The Land of 10,000 Potholes, Part II

I advised in another post that if a farmer is unsure of whether standing water in a field is a “wetland”, then he or she should call NRCS and ask them to conduct a certified wetland designation.  As one gentlemen pointed out (and with whom I agree), NRCS often errs on the side of caution when designating wetlands.  Therefore, if NRCS is conducting a wetland determination on your property, it is highly advisable to have your own expert(s) on hand to observe and conduct an independent analysis.  Some of NRCS’s methodologies in making these determinations are less than scientific, and are open to challenge.

The typical process for such a challenge is through the National Appeals Division (NAD) of USDA.  It begins with an administrative hearing with a NAD hearing officer, and can then proceed to Director Review or to federal court.  Unfortunately, many of the successful cases challenging USDA are not won until after the initial administrative hearing.

The results of challenging NRCS determinationsare a bit of a mixed bag.  One case, Barthel v. USDA is an example of the downside of challenging NRCS.  In (a shortened version of) this case, the Barthels had a hay meadow that flooded several times over the years, typically because a ditch that drained the meadow kept getting plugged.  After the initial “Swampbuster” regulations went into effect, NRCS decided that cleaning the ditch was a conversion of a wetland.  The Barthels lost initially, going through a long process of appeals, finally ending up in front of the Eight Circuit Court of Appeals.  The Barthels finally prevailed at the Eight Circuit in 1999.  The court explained:  “Certainly there is no worse statute than one misunderstood by those who interpret it. We conclude that the agency’s interpretation misses the clear focus on the Swampbuster provisions.”  Unfortunately, the court sent the case back to the agency, where it is mired to this day.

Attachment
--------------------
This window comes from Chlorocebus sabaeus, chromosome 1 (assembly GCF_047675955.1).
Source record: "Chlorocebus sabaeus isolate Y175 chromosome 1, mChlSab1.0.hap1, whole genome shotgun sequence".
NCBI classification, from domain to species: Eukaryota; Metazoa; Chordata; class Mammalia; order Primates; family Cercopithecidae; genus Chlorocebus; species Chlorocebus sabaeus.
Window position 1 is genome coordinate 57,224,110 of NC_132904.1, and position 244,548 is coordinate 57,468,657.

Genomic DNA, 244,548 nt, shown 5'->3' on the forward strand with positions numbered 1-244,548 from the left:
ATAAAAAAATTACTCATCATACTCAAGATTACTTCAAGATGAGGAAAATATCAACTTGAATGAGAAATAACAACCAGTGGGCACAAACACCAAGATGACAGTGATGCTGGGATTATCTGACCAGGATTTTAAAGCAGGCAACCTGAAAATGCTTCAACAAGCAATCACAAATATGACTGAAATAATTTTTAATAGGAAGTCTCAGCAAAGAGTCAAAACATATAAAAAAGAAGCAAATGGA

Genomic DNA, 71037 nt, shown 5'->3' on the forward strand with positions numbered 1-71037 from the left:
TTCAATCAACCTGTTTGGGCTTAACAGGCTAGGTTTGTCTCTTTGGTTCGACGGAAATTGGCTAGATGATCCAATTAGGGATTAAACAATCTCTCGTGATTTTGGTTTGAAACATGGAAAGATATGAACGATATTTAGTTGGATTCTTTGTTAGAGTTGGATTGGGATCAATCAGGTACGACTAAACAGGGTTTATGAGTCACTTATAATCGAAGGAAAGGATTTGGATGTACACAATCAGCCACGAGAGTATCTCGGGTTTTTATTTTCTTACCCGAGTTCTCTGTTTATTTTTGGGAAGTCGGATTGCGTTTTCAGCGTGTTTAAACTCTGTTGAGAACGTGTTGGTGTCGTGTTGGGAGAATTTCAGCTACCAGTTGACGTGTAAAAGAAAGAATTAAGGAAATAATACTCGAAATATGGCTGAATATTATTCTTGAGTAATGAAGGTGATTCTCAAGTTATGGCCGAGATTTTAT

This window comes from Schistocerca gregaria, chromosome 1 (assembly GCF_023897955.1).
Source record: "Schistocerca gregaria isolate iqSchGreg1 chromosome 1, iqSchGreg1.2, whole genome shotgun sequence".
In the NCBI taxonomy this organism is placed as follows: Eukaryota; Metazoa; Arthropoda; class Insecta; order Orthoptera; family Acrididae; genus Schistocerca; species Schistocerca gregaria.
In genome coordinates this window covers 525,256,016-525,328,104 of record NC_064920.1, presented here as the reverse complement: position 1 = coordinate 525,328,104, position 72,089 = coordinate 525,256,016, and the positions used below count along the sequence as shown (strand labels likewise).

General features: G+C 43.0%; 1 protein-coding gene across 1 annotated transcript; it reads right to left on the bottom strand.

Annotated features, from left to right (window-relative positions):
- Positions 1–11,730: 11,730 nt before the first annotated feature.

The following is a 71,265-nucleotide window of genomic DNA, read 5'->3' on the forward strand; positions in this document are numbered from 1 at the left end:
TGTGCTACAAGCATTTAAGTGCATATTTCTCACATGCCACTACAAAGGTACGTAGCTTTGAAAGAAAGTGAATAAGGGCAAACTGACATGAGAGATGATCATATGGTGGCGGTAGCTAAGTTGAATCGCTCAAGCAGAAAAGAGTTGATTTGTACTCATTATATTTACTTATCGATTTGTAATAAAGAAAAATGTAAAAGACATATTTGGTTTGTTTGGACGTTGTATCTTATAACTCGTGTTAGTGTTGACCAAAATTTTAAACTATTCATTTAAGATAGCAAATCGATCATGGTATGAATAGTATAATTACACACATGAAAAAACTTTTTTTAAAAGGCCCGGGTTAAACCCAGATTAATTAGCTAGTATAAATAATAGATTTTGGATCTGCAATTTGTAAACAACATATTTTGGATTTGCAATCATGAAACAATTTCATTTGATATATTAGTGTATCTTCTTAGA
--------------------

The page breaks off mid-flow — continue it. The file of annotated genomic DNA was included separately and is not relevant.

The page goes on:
Another significant case had better results.  In B & D Land and Livestock v. Shafer, NRCS ignored one of the mandatory signifiers of a wetland; “wetland hydrology”.  After losing their NAD appeal, B & D Land and Livestock appealed to federal court.  The court found that “the Hearing Officer’s decision is so flawed that it cannot be ascribed to a difference in view or the product of agency expertise. The Hearing Officer’s decision that ‘wetlands’ existed …is arbitrary and capricious, an abuse of discretion, and otherwise not in accordance with law.”  The court also forced NRCS to pay over $70,000 to B & D Land and Livestock for its attorneys’ fees and expenses in fighting the appeals (a possible remedy open to anyone challenging USDA decisions through NAD when the agency is not substantially justified in its position).  B & D Land and Livestock was represented by attorney Thomas Lawler, an expert Agricultural Law attorney out of Iowa worth contacting about these issues if you are in his area.

In the end, challenging NRCS over wetland determinations is an individual decision worth serious consideration.  As these cases indicate, NRCS does make serious mistakes, and farmers willing to take on the fight can and do prevail.  The questions for any farmer, then, are whether they have a good case, and also whether it is worth the fight.

(Posted by Derrick Braaten)

Have an Immediate Need or Concern?

We excel at responding to the unexpected and have the experience necessary to ensure we are prepared when the unexpected occurs. Please contact us if you find yourself in need of astute attorneys with a passion for protecting land and its stewards.